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Potpourri of bleeding disorders Kimo C. Stine, MD Professor of Pediatrics UAMS Medical Director of the Arkansas Center for Bleeding Disorders and Thrombosis.

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Presentation on theme: "Potpourri of bleeding disorders Kimo C. Stine, MD Professor of Pediatrics UAMS Medical Director of the Arkansas Center for Bleeding Disorders and Thrombosis."— Presentation transcript:

1 Potpourri of bleeding disorders Kimo C. Stine, MD Professor of Pediatrics UAMS Medical Director of the Arkansas Center for Bleeding Disorders and Thrombosis

2 The Cascade cascade/

3 The Cascade VWF facilitates the adhesion of activated platelets to the injured vessel wall (primary hemostasis) FVIII and FIX are vital in the thrombin generation process (secondary hemostasis) stabilization propagation amplification initiation

4 Hemophilia Inheritance is X-linked Symptomatic carriers –Women with symptoms related to low factor levels Spontaneous mutations do occur Mandatory carriers versus possible carriers Genotyping

5 Symptoms of bleeding disorders Hemophilia easy bruising, joint swelling due to bleeds, easy or prolonged bleeding with dental procedures, excessive bleeding with minor procedures VWD easy bruising, epistaxis, prolonged oral bleeding, excessive bleeding with minor procedures, GI bleeding, lack of joint involvement except in Type 3 patients.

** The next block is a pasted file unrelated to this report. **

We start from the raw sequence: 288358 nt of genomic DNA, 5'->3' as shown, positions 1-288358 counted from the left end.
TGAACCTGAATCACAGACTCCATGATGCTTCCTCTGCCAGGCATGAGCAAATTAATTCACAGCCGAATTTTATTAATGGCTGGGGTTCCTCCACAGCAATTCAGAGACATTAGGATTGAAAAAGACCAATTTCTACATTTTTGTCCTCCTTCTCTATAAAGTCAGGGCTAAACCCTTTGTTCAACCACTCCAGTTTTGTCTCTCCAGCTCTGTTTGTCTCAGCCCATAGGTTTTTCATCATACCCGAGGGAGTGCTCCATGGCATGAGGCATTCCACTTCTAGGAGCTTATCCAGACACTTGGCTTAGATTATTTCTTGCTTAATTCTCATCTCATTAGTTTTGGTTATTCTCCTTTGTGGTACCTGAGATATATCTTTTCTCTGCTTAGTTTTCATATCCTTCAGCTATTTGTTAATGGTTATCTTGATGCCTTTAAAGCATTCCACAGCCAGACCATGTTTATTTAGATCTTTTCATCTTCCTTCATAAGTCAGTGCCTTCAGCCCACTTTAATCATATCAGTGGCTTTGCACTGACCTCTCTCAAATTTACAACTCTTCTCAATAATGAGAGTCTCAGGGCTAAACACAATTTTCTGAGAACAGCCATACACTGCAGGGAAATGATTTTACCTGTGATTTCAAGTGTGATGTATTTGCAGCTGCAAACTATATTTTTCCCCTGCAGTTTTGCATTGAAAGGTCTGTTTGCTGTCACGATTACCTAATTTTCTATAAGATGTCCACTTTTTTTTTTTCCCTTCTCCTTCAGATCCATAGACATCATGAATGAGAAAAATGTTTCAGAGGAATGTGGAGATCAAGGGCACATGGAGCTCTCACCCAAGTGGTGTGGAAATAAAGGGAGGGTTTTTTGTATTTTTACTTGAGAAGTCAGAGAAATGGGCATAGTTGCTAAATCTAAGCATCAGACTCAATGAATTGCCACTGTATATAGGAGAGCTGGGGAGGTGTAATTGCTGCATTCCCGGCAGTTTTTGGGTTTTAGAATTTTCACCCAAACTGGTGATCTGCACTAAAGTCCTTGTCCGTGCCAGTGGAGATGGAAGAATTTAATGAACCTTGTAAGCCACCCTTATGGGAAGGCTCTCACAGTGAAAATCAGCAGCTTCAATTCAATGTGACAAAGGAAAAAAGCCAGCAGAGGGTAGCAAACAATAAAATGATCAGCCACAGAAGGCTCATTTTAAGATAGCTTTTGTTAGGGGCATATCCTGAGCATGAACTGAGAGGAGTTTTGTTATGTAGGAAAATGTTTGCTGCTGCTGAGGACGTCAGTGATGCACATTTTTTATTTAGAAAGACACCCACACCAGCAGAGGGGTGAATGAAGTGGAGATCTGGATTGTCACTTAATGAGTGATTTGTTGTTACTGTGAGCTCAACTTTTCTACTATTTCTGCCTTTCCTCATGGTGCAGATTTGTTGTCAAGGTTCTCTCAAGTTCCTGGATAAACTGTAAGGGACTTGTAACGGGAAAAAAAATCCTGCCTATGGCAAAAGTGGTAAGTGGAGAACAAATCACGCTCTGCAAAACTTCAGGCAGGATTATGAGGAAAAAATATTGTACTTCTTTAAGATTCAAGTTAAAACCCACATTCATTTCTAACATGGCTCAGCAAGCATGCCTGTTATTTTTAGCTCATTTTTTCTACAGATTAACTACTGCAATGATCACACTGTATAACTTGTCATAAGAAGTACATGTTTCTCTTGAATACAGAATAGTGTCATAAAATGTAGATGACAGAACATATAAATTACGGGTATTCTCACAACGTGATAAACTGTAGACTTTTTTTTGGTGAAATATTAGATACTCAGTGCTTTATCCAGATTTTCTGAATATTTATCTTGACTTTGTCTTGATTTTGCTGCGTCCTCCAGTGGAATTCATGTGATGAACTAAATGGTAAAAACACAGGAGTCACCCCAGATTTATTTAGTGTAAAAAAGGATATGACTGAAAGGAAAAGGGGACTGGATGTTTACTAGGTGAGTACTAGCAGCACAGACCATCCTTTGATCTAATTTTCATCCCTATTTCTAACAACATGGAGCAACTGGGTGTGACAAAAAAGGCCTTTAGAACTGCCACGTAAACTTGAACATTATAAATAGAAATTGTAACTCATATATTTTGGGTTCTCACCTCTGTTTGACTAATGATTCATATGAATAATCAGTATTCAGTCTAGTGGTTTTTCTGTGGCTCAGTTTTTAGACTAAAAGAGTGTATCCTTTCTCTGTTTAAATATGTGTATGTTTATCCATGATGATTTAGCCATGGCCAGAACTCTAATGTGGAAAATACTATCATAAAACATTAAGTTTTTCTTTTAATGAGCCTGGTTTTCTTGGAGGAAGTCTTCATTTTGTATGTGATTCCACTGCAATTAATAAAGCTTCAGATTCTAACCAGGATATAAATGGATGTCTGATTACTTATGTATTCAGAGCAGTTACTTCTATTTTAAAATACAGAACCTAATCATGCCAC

6 Dysmenorrhagia Definition is patient or family dependent –In other words what is a normal period or normal amount of blood loss with menses –Severe enough to cause some women to undergo hysterectomies

7 VWD types? VWD can be caused by a quantitative or qualitative defect of VWF 1 Quantitative defects Type 1 –Any degree of reduced levels of VWF (most common and usually the mildest form) Type 3 –Virtual absence of VWF (the most severe form, only occurring in 1 to 3 persons per million) 1 Qualitative defects Type 2 –Divided into 4 subgroups (2A, 2B, 2M, and 2N) 1

8 Assessment process for VWD requires a thorough personal and family history The importance of family and personal bleeding history when evaluating patients with suspected VWD: –Probe patient regarding personal and family history of bleeding that required medical attention during/after surgery, during dental procedures, with trauma, or during childbirth or heavy menses –Focus on personal history of excessive bleeding including spontaneity, severity, duration, and site of the bleed; ease with which it could be stopped; type of injury associated with the episode; and concurrent medications at time of the bleed (eg, NSAIDs, Plavix ®, warfarin, or heparin)


10 Additional probes: –Spontaneous nosebleed that persisted for 10 minutes or needed medical attention –Prolonged bleeding (duration of 15 minutes or spontaneous recurrence within 7 days) from minor wounds –Easy bruising with minimal trauma, with a lump under the bruise –Anemia requiring treatment or blood transfusion There is currently no standardized questionnaire for the assessment of VWD, making the diagnosis process of this complex disorder even more difficult